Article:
heart muscle as well as the kidney structure; consequently, in heart
weakness, besides removing all evident sources of infection, we
should also give such food and cause such intestinal activity as to
preclude the absorption of protein poison from the bowels.


For the sake of discussing the therapy of cardiac disturbances in a
logical sequence, they may be classified as follows:



Acute, simple malignant
Valvular Lesions
Broken compensation
Cardiac drugs
Resort treatment
Cardiac disease in children
Cardiac disease in pregnancy
Coronary sclerosis
Angina pectoris
Stokes-Adams disease
Arterial hypertension
Cardiovascular-renal disease
Auricular fibrillation
Paroxysmal tachycardia
Toxic disturbances
Physiologic hypertrophies
Simple dilatation
Stomach dilatation
Anesthesia in heart disease


The study of the blood pressure has become a subject of great
importance in the practice of medicine and surgery. No condition can
be properly treated, no operation should be performed, and no
prognosis is of value without a proper consideration of the
sufficiency of the circulation, and the condition of the circulation
cannot be properly estimated without an accurate estimate of the
systolic and diastolic blood pressure. However perfectly the heart
may act, it cannot properly circulate the blood without a normal
tone of the blood vessels, both arteries and veins. Abnormal
vasodilatation seriously interferes with the normal circulation, and
causes venous congestion, abnormal increase in venous blood
pressure, and the consequent danger of shock and death. Increased
arterial tone or tonicity necessitates greater cardiac effort, to
overcome the resistance, and hypertrophy of the heart must follow.
This hypertrophy always occurs if the peripheral resistance is not
suddenly too great or too rapidly acquired. In other words, if the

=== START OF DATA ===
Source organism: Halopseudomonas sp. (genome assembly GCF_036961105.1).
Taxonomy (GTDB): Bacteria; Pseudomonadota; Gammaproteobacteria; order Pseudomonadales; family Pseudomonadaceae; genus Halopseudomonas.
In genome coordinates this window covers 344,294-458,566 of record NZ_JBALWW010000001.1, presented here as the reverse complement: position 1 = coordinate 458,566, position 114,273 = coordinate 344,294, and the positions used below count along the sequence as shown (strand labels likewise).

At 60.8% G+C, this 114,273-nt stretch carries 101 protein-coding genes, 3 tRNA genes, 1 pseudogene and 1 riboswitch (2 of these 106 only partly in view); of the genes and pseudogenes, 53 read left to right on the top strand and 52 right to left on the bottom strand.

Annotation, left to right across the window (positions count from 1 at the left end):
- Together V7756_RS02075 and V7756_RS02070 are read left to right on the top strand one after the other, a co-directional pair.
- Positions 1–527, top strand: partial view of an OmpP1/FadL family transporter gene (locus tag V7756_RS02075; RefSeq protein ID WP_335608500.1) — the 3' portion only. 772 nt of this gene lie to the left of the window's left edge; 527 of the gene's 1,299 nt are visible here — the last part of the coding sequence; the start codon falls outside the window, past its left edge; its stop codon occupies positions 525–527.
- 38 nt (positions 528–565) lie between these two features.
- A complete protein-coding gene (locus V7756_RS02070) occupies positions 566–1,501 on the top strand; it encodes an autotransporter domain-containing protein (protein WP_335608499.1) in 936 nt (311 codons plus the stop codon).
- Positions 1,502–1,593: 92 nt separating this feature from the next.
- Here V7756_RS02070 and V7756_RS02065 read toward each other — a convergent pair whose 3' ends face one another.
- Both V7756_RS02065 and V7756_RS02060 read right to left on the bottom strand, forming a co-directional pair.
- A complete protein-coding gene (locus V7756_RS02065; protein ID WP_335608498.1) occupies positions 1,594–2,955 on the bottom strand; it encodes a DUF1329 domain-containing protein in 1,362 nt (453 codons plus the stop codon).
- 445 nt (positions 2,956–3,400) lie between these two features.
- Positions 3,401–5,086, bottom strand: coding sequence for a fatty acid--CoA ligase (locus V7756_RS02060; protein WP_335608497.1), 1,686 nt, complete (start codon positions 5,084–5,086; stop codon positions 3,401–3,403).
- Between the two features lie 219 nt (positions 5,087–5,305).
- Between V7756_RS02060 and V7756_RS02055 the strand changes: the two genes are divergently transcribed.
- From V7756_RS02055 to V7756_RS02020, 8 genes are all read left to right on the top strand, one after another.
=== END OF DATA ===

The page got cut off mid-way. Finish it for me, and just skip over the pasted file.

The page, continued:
peripheral resistance gradually increases, the left ventricle
hypertrophies, and remains for a long time sufficient. If, from
disease or disturbance in the lungs, the resistance in the pulmonary
circulation is increased, the right ventricle hypertrophies to
overcome it, and the circulation is sufficient as long as this
ventricle is able to do the work. If either this pulmonary increased
pressure or the systemic increased pressure persists or becomes too
great, it is only a question of how many months, in the case of the
right ventricle, and how many years, in the case of the left
ventricle, the heart can stand the strain.

If the cause of the increased systemic tension is an arterial
fibrosis, sooner or later the heart will become involved in this
general condition, and a chronic myocarditis is likely to result.
If, on the other hand, there is a continuous low systemic arterial
blood pressure, the circulation is always more or less insufficient,
nutrition is always imperfect, and the physical ability of the
individual is below par. It is evident, therefore, that an
abnormally high blood pressure is of serious import, its cause must
be studied, and effort must be made to remove as far as possible the
cause. On the other hand, a persistently low blood pressure may be
of serious import, and always diminishes physical ability. If
possible, the cause should be determined, and the condition

No physician can now properly practice medicine without having a
reliable apparatus for determining the blood pressure both in his
office and at the bedside. It is not necessary to discuss here the
various kinds of apparatus or what is essential in an apparatus for
it to give a perfect reading. It may be stated that in determining
the systolic and diastolic pressure in the peripheral arteries, the
ordinary stethoscope is as efficient as any more elaborate
auscultatory apparatus.

It is now generally agreed by all scientific clinicians that it is
as essential--almost more essential--to determine the diastolic
pressure as the systolic pressure; therefore the auscultatory method
is the simplest, as well as one of the most accurate in determining
these pressures. Of course it should be recognized that the systolic
pressure thus obtained will generally be some millimeters above that
obtained with the finger, perhaps the average being equivalent to
about 5 mm. of mercury. The diastolic pressure will often range from
10 to 15 mm. below the reading obtained by other methods. Therefore,
wider range of pressure is obtained by the auscultatory method than
by other methods. This difference of 5 or more millimeters of
systolic pressure between the auscultatory and the palpatory
readings should be remembered when one is consulting books or
articles printed more than two years ago, as many of these pressures
were determined by the palpatory method.

Sometimes the compression of the arm by the armlet leads to a rise
in blood pressure. [Footnote: MacWilliams and Melvin: Brit. Med.
Jour., Nov. 7, 1914.] It has been suggested that the diastolic
pressure be taken at the point where the sound is first heard on
gradually raising the pressure in the armlet.